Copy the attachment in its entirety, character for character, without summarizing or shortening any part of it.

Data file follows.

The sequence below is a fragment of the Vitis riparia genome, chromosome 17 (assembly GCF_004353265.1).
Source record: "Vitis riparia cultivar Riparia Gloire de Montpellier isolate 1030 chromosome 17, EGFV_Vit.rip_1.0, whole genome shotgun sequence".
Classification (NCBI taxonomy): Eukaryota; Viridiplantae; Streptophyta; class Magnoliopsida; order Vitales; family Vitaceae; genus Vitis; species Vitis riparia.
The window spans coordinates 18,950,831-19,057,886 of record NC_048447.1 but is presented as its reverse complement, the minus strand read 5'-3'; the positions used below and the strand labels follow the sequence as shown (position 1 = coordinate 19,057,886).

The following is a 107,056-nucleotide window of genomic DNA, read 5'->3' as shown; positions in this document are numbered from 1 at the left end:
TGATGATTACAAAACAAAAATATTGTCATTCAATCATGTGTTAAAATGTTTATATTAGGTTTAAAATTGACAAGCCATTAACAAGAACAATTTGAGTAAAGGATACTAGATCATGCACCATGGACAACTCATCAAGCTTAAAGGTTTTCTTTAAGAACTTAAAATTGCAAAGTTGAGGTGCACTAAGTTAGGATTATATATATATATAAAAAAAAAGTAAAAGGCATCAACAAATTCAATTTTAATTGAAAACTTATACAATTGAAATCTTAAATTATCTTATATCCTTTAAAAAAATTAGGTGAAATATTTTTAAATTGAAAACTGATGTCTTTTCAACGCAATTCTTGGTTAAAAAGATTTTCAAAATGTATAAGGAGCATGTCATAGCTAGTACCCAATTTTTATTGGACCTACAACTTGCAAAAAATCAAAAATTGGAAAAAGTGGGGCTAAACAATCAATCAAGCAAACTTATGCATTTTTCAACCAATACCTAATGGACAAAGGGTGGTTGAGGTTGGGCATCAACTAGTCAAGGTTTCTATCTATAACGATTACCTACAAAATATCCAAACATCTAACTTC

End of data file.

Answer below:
The sequence below is a fragment of the Vitis riparia genome, chromosome 17 (assembly GCF_004353265.1).
Source record: "Vitis riparia cultivar Riparia Gloire de Montpellier isolate 1030 chromosome 17, EGFV_Vit.rip_1.0, whole genome shotgun sequence".
Classification (NCBI taxonomy): Eukaryota; Viridiplantae; Streptophyta; class Magnoliopsida; order Vitales; family Vitaceae; genus Vitis; species Vitis riparia.
The window spans coordinates 18,950,831-19,057,886 of record NC_048447.1 but is presented as its reverse complement, the minus strand read 5'-3'; the positions used below and the strand labels follow the sequence as shown (position 1 = coordinate 19,057,886).

The following is a 107,056-nucleotide window of genomic DNA, read 5'->3' as shown; positions in this document are numbered from 1 at the left end:
TGATGATTACAAAACAAAAATATTGTCATTCAATCATGTGTTAAAATGTTTATATTAGGTTTAAAATTGACAAGCCATTAACAAGAACAATTTGAGTAAAGGATACTAGATCATGCACCATGGACAACTCATCAAGCTTAAAGGTTTTCTTTAAGAACTTAAAATTGCAAAGTTGAGGTGCACTAAGTTAGGATTATATATATATATAAAAAAAAAGTAAAAGGCATCAACAAATTCAATTTTAATTGAAAACTTATACAATTGAAATCTTAAATTATCTTATATCCTTTAAAAAAATTAGGTGAAATATTTTTAAATTGAAAACTGATGTCTTTTCAACGCAATTCTTGGTTAAAAAGATTTTCAAAATGTATAAGGAGCATGTCATAGCTAGTACCCAATTTTTATTGGACCTACAACTTGCAAAAAATCAAAAATTGGAAAAAGTGGGGCTAAACAATCAATCAAGCAAACTTATGCATTTTTCAACCAATACCTAATGGACAAAGGGTGGTTGAGGTTGGGCATCAACTAGTCAAGGTTTCTATCTATAACGATTACCTACAAAATATCCAAACATCTAACTTC